Miss Night's Marbles

Musings, mumbles, marvels, and sometimes mockery, live from kindergarten.

Chuck the Chart

Chuck the Chart is a series of posts (still in progress as of today, July 14, 2014) about how and why to consider removing the publicly-posted behaviour chart from your classroom. It seemed like a good idea to have one place on the blog where you could find ALL the posts, so here it is! I will keep adding links here as I finish the (many) different posts in the series.


Come back often! There is more to come!

Go ahead! Recycle that chart! You can do it!

Go ahead! Recycle that chart! You can do it!

13 Responses to “Chuck the Chart”

  1. […] Clip charts have them working for me (and when I was forced to do it last year, my students lost all respect for me and just learned to game the system). PBIS, reward programs, and treasure chests get them asking “what do I get for it?” instead of teaching them the value of what we want them to do. Many of the common management systems focus on the short term, falling in line now, simply because it is asked of them. They focus on controlling students. […]

  2. Melissa says:

    So, after 10 years of teaching, I decided to chuck my chart today. I told my neighbor teacher and she told me “you have a Pollyanna view on life, that’s what’s wrong with you. That’s what’s wrong with your teaching”.
    I had no idea this was going to cause such controversy. It feels right, and I’m going to keep at it. I believe in my students and I believe in myself as a teacher.

  3. Z's Lucky Mom says:

    What advice do you have for speaking with a well-meaning teacher about her chart. My son tells me every day what his “pattern” was that day. Started on green, moved down to yellow then down to orange then back up to yellow then green then up to blue and back down to green.” He’s 6 years old in the 1st grade in the US. And surprise, he’s become super anxious and says he hates school, etc. He is desperate to please but has poor impulse control. We told her to stop moving his clip down for “offenses” like holding his pencil wrong (seriously?), but reading the article has inspired me to try and get rid of the thing altogether. She’s a relatively new teacher, just 5 years out of college. I want to approach it the right way.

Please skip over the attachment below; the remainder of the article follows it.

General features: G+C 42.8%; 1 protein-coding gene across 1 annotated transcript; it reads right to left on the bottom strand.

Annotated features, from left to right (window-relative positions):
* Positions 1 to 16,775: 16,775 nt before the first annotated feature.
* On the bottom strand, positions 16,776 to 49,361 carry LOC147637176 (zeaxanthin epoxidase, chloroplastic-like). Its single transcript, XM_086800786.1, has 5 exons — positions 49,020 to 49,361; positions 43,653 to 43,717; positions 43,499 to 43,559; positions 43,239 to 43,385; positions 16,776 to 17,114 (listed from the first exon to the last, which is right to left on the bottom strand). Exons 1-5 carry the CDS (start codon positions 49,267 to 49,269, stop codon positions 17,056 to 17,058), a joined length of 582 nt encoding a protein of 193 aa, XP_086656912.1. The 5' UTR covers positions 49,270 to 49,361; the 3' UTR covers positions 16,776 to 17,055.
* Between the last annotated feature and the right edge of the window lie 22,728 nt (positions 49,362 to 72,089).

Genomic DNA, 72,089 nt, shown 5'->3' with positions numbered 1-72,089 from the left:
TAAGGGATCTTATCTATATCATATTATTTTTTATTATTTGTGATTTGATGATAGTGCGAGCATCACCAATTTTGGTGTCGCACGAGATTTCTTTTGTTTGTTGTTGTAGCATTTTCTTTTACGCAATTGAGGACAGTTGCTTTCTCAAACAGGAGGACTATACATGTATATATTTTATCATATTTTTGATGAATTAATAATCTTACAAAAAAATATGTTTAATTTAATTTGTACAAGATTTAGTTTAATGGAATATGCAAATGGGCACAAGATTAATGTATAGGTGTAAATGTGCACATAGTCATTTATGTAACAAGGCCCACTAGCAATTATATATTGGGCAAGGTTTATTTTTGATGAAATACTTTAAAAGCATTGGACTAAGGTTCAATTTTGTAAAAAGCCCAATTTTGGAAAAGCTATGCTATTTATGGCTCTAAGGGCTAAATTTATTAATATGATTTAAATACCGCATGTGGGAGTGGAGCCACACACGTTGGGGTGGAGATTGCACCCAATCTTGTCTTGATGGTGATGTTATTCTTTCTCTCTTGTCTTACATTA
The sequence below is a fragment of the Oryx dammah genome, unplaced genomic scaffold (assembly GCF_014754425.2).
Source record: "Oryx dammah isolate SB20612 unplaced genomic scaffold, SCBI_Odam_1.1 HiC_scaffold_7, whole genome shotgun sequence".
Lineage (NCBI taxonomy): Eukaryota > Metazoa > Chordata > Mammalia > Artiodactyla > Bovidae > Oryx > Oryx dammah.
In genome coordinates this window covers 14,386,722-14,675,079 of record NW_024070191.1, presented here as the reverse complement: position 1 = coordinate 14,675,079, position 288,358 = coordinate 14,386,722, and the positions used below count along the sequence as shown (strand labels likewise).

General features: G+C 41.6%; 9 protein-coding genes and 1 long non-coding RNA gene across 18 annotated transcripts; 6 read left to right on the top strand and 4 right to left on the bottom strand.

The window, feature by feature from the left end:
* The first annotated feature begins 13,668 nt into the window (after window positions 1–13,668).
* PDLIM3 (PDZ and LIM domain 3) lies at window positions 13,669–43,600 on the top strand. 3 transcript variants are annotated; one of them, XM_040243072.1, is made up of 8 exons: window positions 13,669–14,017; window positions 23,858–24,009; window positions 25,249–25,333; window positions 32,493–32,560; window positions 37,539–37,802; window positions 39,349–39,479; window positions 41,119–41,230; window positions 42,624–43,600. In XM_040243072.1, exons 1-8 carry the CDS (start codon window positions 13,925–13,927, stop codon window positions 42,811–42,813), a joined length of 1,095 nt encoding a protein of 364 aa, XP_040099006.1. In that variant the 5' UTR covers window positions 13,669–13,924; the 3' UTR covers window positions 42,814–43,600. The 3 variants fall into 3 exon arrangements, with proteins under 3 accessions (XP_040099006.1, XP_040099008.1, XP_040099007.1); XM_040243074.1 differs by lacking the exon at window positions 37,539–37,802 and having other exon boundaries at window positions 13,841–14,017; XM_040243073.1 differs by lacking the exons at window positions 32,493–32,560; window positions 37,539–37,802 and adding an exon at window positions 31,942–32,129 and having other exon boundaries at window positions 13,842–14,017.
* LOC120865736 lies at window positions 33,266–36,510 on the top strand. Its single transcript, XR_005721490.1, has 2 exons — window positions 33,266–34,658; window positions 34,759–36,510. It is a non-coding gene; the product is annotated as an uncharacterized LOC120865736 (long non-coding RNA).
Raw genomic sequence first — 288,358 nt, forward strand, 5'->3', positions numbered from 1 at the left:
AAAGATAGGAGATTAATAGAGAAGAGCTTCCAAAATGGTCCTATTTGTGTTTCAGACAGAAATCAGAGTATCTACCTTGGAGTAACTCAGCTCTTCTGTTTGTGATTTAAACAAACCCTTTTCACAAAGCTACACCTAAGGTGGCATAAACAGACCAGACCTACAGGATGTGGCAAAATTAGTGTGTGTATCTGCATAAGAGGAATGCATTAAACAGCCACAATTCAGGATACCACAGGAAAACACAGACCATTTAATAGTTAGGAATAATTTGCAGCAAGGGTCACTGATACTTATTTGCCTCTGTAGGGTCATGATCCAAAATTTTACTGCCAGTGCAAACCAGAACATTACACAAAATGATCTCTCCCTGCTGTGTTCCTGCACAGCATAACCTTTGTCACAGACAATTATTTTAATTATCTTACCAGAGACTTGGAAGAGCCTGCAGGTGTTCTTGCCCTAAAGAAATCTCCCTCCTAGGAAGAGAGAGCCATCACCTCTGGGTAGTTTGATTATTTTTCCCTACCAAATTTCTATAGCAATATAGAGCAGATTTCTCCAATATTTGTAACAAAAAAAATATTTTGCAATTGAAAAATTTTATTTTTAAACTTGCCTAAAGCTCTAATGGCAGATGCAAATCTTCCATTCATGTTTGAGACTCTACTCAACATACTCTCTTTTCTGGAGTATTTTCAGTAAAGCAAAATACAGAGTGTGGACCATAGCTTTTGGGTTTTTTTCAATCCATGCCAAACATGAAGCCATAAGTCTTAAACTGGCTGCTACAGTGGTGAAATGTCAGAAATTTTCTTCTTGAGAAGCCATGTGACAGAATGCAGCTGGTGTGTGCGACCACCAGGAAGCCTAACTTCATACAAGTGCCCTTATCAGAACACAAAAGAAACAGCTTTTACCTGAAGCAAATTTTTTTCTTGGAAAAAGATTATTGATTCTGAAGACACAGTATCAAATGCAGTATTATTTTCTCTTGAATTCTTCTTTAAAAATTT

4. Sara says:

    I’m so happy I found this! I’m one week and 1 day into the first week of Kindergarten and have already met with the Dean of Academics to discuss “The Behavior Chart”. The teacher assured all of us last night at Back to School Night this isn’t about “Shaming” the child. Its about making better choices. I had to let everyone know that 3 days in a row on Yellow and my son told me he was a LOSER! I put my foot down right then and there and told him I don’t care what color your on! I meet with the teacher next week and will be bringing her alternatives to the Behavior Chart.

  5. Laura says:

    Thank you for being such an advocate, and thank you to every single teacher who cares about this issue.

    I have a child whose clip was always being moved down last year. She’s slow and uncoordinated and couldn’t always do what was expected. Being bad made her anxious. The more anxious she got, the more bad behavior “choices” she made. They weren’t really choices. She was withdrawing, she was panicking. She was scared! And someone telling her that she was making choices that she could somehow choose to change (when she couldn’t figure out how) made things even worse.